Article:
Hey there, stranger!

Sorry it’s been a bit quiet on the blog recently, this month’s been a bit hectic. Nevertheless, I’m back with a topic that I’ve wanted to write about for a long time but didn’t quite know how to go about it until I watched Jenn Im’s video on her struggles on growing up Korean American. May is Asian Pacific American Heritage month and there’s a list of 9 questions in the Asian American Tag that I thought would be a great way for me to share my experiences (but obviously writing from a British perspective because I’m about as American as Buckingham Palace is).

So let’s get cracking!

1. Which ethnicity are you?

I’m British-Born Chinese or a BBC if you’re as into acronyms as I am.

2. Which generation are you?

First generation. My parents moved from Hong Kong and my brother and I were born in England.

3. What is the first experience where you felt that demarcation of being a minority/different?

I’ve given this question a lot of thought but I can’t pinpoint exactly when I felt different.  I always knew that I looked different to my peers, especially as I’m from Devon, which has a predominantly White population (94.2% according to Wikipedia). I guess it must have been during some point in primary school where someone would pull at the sides of their eyes to look more ‘Asian’ or pretended to speak Chinese at me.

4. Were you always proud of your heritage or was there a time you rejected it?

I think there was a time, maybe late primary school to early secondary school, where I wished I wasn’t Chinese as I just wanted to fit in, not that I ever had problems making friends. I guess maybe it was partially due to a lack of attention from guys as I felt less attractive due to looking different to my peers; I wished I was curvier, had bigger eyes and thick lashes that curved upwards (I have thin, straight lashes that go downwards).

Christmas was a time when I’d noticed a big cultural difference too. My family and I would still decorate the house a little, have a special meal (seafood and roast meats or a hotpot) as opposed to the traditional Christmas dinner that all of my friends had. Although it wasn’t traditional, it was always delicious as my mum is the best cook! It was also quite difficult growing up and chatting to friends about what their parents had bought them for Christmas and birthdays because my parents never bought me anything. I was given money instead to buy myself what I wanted. Nowadays, I prefer getting money (forever skint) but when I was younger, I would have preferred to have had something to open on special occasions (#firstworldproblems).

Also, not getting racist abuse shouted at you by chavs in the street would have been nice.

Highlights included when people would pretend to speak Chinese and it’s always “ching, chong, chang” – what I genuinely want to know is where they got this stereotype from and why it’s so universally used as racist abuse because no Chinese words sound like that. I also want to know the origins of “chink/chinky” because quite frankly, they’re all lazy insults. It’s just the first few letters of the word “Chinese” with other random letters behind it. Another great line was “go back to China” – I was born and bred in the UK so this never made any sense to me. Anyway, my parents are from Hong Kong so don’t even get me started on the divide between Hong Kong and Mainland China.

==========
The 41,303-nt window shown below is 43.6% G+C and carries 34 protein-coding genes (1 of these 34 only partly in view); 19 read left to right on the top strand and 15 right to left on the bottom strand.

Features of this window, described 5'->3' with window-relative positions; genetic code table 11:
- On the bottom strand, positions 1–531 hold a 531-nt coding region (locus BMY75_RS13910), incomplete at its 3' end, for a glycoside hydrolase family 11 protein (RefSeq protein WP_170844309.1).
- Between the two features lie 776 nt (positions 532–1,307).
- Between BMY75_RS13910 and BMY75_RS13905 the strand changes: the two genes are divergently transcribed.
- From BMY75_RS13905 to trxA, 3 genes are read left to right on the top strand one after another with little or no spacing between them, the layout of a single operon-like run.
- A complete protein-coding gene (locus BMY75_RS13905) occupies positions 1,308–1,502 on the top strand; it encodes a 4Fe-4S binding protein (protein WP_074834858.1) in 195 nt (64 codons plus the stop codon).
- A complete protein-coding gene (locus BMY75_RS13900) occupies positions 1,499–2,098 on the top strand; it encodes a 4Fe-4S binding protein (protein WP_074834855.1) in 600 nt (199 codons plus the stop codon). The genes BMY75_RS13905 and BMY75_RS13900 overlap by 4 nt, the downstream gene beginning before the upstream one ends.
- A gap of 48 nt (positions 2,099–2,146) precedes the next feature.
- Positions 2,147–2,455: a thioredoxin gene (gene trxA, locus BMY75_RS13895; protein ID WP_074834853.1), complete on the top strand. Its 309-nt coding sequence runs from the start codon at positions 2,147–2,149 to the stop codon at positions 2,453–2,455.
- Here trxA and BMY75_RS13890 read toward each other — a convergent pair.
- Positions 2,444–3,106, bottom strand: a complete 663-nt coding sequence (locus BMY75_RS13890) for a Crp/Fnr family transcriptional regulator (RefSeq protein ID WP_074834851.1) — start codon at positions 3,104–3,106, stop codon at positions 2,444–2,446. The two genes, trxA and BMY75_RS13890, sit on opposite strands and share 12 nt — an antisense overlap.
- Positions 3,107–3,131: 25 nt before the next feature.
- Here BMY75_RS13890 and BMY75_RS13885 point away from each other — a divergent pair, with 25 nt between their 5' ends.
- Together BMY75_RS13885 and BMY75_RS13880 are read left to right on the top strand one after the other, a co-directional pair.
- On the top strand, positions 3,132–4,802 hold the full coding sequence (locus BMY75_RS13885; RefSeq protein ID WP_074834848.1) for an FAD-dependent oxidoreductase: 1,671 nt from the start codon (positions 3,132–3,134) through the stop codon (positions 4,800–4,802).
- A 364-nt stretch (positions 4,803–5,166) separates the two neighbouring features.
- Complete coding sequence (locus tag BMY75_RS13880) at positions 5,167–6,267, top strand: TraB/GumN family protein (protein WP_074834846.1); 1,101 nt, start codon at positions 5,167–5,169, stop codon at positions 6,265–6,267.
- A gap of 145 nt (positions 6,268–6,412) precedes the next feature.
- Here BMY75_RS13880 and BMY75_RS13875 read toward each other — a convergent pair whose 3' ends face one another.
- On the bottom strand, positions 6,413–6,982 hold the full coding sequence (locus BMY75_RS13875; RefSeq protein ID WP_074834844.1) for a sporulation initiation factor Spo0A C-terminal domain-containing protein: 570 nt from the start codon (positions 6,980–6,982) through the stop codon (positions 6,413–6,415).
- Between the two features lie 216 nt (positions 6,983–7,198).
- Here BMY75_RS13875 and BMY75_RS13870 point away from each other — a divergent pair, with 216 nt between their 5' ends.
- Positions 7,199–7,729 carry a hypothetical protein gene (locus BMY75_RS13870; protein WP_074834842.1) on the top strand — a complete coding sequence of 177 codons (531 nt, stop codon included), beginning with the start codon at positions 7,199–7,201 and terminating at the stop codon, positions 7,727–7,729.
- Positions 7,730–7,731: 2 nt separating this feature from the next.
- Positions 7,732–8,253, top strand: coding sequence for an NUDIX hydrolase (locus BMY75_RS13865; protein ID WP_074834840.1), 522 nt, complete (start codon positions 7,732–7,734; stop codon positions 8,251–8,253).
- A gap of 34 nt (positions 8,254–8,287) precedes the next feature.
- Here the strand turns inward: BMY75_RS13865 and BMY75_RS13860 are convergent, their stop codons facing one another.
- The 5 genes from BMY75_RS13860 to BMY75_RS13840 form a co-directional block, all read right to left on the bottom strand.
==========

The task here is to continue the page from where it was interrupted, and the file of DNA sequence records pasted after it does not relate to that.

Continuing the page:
Speaking of Mainland China, it was always super cringe when people thought they were speaking my language by saying ‘Ni Hao’ which means hello in Putonghua (not Cantonese). On behalf of all Chinese people in England, please just say hello, like you would anyone else. We don’t want to be treated any differently.

I also thoroughly enjoyed having this conversation multiple times when I worked at a Chinese takeaway:

Customer: So where are you from?

Me: Oh, just down the road.

Customer: No, where are you REALLY from?

Me: Well if you want to get specific, I was born in Exeter.

Customer: Where are your parents from?

Me: Hong Kong.

I’m pretty sure that no White person has had to continue this conversation past the second line but please tell me if you have as I don’t want to generalise. For future reference, if you want to know what someone’s ethnicity is, just ask them. Don’t make them feel like they don’t understand your question or that they’re lying to you.

Another highlight was the number of people that would compliment me on how good my English was. After a while, I’d just reply with, “Thanks, you too!” My personal favourite was when someone just shouted “Kung  Fu Panda” through the door of the takeaway. I didn’t even find it offensive. It would be the equivalent of me shouting “Mary Poppins” as I walked past a chippy.

5. What are some stereotypes that you struggle with?

The biggest stereotype that I struggle with is the exotification and objectification of Asian women through men who claim to have “Yellow Fever” which describes men who prefer dating Asian women. Firstly, being described as ‘yellow’ is vile. For some men, it may just be that they prefer the look of Asian women, which I can kind of deal with, considering how fussy I am about what I find attractive in the opposite sex.  However, it’s the racist and misogynistic stereotypes associated with Asian women that I can’t stand i.e. compliant and less likely to challenge their partners.

During university, a guy told me that looking ‘sweet and innocent’ was what initially attracted him to me and was surprised when I wasn’t actually that naïve. I’m not sure if it was my personality, ethnicity or a mixture of the two that gave off this impression. Also, I’ve had the line, “I can’t believe I’m going out with a really hot Asian girl” quite a few times. I wonder if any White guy ever says, “I can’t believe I’m going out with a really hot White girl?!” Why can’t I just be hot? Why must my minority ethnicity play a part in it? One of my exes also referred to me as his “Asian girlfriend” for a good month before I told him to stop, as if my ethnicity was my defining feature (FYI, my defining features are my recorder-playing skills and defined jaw line).